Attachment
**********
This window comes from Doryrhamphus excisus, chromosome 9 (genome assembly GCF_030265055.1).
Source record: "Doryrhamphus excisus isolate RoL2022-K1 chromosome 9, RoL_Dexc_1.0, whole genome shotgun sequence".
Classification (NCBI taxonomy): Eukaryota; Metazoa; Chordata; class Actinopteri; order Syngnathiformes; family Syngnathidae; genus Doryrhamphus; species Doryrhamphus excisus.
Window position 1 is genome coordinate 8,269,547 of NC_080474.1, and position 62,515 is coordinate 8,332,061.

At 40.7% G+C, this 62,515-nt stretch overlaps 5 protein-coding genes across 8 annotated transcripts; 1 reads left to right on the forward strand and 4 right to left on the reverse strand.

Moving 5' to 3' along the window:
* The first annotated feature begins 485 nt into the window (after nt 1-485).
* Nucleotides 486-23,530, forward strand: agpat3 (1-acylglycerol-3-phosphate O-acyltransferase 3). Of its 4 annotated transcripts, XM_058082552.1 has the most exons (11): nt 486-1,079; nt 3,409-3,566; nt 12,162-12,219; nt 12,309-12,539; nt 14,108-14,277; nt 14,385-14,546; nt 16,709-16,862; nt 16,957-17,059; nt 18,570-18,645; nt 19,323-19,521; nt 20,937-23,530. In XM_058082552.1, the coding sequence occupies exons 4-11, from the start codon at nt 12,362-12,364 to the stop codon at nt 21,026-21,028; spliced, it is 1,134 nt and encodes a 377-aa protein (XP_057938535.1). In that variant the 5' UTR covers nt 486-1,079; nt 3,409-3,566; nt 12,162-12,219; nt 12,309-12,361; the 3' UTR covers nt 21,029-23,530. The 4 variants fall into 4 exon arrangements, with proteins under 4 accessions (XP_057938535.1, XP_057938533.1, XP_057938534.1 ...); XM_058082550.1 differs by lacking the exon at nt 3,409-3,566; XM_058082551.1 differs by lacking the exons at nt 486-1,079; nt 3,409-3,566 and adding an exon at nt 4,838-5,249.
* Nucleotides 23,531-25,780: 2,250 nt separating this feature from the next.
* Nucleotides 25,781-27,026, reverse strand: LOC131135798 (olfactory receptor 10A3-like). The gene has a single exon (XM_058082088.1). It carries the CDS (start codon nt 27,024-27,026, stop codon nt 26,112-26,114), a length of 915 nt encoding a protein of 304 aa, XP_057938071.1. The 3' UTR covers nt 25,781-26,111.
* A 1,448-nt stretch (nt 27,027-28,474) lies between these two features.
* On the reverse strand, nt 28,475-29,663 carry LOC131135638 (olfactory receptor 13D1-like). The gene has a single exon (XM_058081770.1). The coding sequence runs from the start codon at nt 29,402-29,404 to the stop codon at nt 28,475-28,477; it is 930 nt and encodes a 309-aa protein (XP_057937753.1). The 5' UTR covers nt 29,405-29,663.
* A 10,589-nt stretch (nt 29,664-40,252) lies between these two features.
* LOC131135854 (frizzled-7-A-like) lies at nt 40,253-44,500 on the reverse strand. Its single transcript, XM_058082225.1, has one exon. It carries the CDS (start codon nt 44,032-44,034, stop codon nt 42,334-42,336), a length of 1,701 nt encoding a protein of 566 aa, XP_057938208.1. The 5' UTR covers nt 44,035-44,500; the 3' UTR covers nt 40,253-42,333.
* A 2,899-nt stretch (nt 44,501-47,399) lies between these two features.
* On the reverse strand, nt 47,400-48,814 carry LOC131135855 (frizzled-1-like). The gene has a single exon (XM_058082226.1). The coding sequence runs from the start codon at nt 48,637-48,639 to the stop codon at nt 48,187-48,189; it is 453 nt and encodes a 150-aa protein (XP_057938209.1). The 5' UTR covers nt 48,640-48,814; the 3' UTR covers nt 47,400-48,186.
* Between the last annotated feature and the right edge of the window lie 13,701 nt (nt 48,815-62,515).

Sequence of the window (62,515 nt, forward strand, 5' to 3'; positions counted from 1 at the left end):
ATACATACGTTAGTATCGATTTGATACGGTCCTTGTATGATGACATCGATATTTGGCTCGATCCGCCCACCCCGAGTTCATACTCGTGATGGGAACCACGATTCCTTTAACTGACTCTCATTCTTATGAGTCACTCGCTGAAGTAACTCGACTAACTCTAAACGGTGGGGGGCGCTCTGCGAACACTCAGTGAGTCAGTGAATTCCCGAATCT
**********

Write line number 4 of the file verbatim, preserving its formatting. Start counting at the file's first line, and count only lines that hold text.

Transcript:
Window position 1 is genome coordinate 8,269,547 of NC_080474.1, and position 62,515 is coordinate 8,332,061.